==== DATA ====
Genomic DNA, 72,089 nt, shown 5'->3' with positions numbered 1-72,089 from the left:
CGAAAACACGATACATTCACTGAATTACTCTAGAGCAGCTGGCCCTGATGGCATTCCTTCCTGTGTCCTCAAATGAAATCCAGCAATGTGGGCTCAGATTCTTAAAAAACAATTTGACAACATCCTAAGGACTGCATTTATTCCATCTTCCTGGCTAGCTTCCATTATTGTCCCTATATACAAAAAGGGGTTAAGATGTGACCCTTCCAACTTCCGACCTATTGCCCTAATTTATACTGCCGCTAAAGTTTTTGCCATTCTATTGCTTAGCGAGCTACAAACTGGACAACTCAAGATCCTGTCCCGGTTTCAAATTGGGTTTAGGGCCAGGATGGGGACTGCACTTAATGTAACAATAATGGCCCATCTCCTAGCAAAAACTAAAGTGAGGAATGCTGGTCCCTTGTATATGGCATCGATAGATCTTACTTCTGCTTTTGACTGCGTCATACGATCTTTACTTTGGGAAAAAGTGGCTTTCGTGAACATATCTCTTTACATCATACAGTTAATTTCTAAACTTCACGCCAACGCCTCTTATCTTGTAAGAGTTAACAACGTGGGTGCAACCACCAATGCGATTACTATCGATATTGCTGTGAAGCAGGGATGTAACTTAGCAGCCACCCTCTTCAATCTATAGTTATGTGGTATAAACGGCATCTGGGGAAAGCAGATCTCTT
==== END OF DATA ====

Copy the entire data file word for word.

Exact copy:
Genomic DNA, 72,089 nt, shown 5'->3' with positions numbered 1-72,089 from the left:
CGAAAACACGATACATTCACTGAATTACTCTAGAGCAGCTGGCCCTGATGGCATTCCTTCCTGTGTCCTCAAATGAAATCCAGCAATGTGGGCTCAGATTCTTAAAAAACAATTTGACAACATCCTAAGGACTGCATTTATTCCATCTTCCTGGCTAGCTTCCATTATTGTCCCTATATACAAAAAGGGGTTAAGATGTGACCCTTCCAACTTCCGACCTATTGCCCTAATTTATACTGCCGCTAAAGTTTTTGCCATTCTATTGCTTAGCGAGCTACAAACTGGACAACTCAAGATCCTGTCCCGGTTTCAAATTGGGTTTAGGGCCAGGATGGGGACTGCACTTAATGTAACAATAATGGCCCATCTCCTAGCAAAAACTAAAGTGAGGAATGCTGGTCCCTTGTATATGGCATCGATAGATCTTACTTCTGCTTTTGACTGCGTCATACGATCTTTACTTTGGGAAAAAGTGGCTTTCGTGAACATATCTCTTTACATCATACAGTTAATTTCTAAACTTCACGCCAACGCCTCTTATCTTGTAAGAGTTAACAACGTGGGTGCAACCACCAATGCGATTACTATCGATATTGCTGTGAAGCAGGGATGTAACTTAGCAGCCACCCTCTTCAATCTATAGTTATGTGGTATAAACGGCATCTGGGGAAAGCAGATCTCTT